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Is Hibernation The Secret To Human Longevity?

Posted on 31 March 2021

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Humans don’t hibernate. But could they?

Certain animals enter a state of hibernation to help them survive cold, stressful conditions over the winter. Hibernation is often described as a form of sleep, though this isn’t always completely accurate – many animals don’t actually sleep all winter, but rather slow down their metabolism to conserve energy. We may be able to learn some important lessons from the metabolic adaptations that occur in these species. When humans are bedridden for a period of months, we suffer significant health deterioration such as the weakening of our muscles, including the heart. Hibernating animals, on the other hand, have evolved ways of conserving most of their muscle mass during periods of rest, are able to survive extremes of temperature that would otherwise be fatal, and can enhance the repair of their DNA.

Could we perhaps induce some of these metabolic changes in humans in order to slow aspects of the ageing process, such as muscle and bone deterioration? Could we even make humans fully hibernate in order to allow for things like long distance space travel? The idea might not be quite as crazy as it sounds.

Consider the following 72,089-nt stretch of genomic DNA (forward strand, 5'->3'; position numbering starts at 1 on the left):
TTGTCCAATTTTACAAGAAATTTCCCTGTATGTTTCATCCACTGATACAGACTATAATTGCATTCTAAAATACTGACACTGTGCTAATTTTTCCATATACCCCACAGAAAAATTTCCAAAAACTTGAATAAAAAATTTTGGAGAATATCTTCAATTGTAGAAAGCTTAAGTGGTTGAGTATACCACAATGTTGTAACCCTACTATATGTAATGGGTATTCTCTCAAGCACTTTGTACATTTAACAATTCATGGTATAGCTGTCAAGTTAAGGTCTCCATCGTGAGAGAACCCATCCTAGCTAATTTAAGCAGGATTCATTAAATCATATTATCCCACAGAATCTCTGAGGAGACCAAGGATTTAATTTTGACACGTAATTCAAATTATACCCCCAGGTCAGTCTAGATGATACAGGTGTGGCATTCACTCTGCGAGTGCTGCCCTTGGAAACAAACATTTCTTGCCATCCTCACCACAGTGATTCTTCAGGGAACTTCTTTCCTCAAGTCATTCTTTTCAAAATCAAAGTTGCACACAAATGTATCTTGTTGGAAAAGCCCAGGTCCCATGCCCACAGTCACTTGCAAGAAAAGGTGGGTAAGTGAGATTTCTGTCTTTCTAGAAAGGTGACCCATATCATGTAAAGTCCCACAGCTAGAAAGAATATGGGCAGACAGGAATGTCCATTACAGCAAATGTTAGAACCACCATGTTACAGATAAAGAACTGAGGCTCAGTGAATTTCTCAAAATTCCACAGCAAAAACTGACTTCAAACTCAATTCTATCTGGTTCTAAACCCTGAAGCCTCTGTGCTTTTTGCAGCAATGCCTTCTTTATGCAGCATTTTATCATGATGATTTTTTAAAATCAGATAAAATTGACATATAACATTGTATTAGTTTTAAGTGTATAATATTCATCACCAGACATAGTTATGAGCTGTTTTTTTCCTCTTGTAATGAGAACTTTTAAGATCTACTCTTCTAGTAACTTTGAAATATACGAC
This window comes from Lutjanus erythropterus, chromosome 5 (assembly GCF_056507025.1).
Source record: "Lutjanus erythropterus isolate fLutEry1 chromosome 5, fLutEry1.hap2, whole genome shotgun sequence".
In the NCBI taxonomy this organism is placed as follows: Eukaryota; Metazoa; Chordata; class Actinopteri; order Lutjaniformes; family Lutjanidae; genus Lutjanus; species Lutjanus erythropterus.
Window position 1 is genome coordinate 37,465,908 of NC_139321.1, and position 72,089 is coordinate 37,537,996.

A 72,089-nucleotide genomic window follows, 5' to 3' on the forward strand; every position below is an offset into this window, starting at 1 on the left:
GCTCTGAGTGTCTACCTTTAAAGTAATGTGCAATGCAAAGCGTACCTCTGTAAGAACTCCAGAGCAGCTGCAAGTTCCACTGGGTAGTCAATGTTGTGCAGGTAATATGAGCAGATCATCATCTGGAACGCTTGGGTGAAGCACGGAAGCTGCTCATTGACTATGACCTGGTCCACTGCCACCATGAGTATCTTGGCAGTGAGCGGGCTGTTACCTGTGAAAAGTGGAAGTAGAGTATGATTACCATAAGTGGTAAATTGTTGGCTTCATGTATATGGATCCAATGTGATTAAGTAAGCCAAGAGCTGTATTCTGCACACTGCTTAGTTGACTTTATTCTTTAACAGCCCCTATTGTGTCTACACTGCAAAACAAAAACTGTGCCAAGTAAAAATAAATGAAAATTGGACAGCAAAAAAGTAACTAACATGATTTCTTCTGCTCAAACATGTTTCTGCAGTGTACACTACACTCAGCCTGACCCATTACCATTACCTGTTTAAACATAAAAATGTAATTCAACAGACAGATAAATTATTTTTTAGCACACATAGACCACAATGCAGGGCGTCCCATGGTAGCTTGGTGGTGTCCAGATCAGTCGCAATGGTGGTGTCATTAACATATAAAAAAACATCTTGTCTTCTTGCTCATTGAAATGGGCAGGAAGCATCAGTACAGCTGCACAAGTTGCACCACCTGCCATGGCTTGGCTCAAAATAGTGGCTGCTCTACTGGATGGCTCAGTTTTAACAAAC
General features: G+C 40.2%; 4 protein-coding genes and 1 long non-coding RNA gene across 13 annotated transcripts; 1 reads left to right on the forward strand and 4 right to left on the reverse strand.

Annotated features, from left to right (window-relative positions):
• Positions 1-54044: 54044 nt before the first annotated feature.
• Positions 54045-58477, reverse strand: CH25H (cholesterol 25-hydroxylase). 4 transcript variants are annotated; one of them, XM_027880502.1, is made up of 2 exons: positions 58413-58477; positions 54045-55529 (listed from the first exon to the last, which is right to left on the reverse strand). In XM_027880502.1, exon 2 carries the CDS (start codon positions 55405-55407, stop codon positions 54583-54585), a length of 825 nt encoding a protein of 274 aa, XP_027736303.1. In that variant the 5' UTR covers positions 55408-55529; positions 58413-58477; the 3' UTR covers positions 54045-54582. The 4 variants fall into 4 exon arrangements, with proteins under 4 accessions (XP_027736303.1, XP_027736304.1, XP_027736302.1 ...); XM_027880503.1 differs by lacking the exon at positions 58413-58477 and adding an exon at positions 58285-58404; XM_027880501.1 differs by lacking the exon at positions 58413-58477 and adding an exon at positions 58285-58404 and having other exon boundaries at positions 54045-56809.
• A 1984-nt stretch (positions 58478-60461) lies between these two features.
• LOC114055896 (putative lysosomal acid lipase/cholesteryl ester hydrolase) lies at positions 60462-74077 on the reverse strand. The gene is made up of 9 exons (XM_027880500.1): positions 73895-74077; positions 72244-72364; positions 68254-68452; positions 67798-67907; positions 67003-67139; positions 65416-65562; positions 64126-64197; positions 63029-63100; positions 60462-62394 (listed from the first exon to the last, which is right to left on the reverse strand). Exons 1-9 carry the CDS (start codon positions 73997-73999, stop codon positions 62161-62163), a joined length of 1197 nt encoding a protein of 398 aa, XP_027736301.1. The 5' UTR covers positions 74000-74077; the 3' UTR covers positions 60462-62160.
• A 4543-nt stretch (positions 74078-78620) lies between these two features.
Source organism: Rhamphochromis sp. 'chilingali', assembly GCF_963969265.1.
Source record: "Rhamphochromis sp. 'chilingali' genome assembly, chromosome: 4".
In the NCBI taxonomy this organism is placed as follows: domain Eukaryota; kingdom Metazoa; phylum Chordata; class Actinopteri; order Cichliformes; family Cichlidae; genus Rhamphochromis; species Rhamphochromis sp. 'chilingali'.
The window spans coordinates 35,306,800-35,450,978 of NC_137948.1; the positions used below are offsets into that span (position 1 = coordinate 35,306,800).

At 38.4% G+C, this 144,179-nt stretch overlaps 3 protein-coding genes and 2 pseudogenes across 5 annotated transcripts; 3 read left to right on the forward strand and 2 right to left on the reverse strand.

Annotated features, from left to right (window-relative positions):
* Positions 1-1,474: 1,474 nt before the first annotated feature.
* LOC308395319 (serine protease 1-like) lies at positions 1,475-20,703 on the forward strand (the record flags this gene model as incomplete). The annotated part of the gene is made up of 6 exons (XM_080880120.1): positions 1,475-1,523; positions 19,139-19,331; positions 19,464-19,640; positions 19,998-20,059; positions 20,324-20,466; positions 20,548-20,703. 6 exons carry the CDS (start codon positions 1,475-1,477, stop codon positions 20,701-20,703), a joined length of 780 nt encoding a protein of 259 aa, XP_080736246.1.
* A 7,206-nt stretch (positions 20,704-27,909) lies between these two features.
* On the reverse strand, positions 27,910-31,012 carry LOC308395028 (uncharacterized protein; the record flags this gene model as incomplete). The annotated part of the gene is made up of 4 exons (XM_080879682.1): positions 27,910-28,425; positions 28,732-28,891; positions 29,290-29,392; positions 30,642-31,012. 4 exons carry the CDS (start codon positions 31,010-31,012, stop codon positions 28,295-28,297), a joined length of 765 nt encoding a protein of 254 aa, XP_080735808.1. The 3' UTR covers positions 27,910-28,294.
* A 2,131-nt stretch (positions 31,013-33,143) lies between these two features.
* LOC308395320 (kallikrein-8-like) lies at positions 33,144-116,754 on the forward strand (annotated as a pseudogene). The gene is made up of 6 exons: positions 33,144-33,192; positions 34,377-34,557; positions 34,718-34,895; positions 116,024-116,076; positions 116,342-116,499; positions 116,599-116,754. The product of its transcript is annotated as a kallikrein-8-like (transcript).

Scientists working on real-life 'hibernation' tech to send future colonists  to Mars - Blastr
Though it may be science fiction for now, we are probably going to need some form of hibernation technology if we wish to visit more distant planets in our solar system.
Image Source

The scientific consensus is that the ability to hibernate arose in a mammalian ancestor around 65 million years ago, and that this ancestor is common to most mammals today. That means that all of the genes necessary for hibernation are likely to be present within the human genome – we’re just not using them in the same way as hibernators. We know of one primate – the lemur – that hibernates for long periods. It’s not much of a stretch to imagine that, by understanding which genes are activated during the hibernation process, we might be able to target those same genes in humans for medical purposes, or to one day regain this ancient ability that we have lost.

Lemurs are our closest hibernating relative.
Photo by David Haring, Duke Lemur Center

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    Seasonal and regional differences in gene expression in the brain of a hibernating mammal:

    Human powers of hibernation may be dormant in genetic code:

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